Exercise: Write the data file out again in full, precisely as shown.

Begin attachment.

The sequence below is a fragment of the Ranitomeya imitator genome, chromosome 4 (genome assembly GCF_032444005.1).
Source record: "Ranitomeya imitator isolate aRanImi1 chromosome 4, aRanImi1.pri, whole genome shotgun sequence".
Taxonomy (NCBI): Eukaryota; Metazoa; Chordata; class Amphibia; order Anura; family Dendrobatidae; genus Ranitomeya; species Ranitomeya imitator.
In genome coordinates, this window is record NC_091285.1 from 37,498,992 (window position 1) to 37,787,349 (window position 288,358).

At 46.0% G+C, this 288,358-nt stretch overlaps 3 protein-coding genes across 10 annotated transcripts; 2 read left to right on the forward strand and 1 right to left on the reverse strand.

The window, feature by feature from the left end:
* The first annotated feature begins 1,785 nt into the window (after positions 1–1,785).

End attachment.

The sequence below is a fragment of the Ranitomeya imitator genome, chromosome 4 (genome assembly GCF_032444005.1).
Source record: "Ranitomeya imitator isolate aRanImi1 chromosome 4, aRanImi1.pri, whole genome shotgun sequence".
Taxonomy (NCBI): Eukaryota; Metazoa; Chordata; class Amphibia; order Anura; family Dendrobatidae; genus Ranitomeya; species Ranitomeya imitator.
In genome coordinates, this window is record NC_091285.1 from 37,498,992 (window position 1) to 37,787,349 (window position 288,358).

At 46.0% G+C, this 288,358-nt stretch overlaps 3 protein-coding genes across 10 annotated transcripts; 2 read left to right on the forward strand and 1 right to left on the reverse strand.

The window, feature by feature from the left end:
* The first annotated feature begins 1,785 nt into the window (after positions 1–1,785).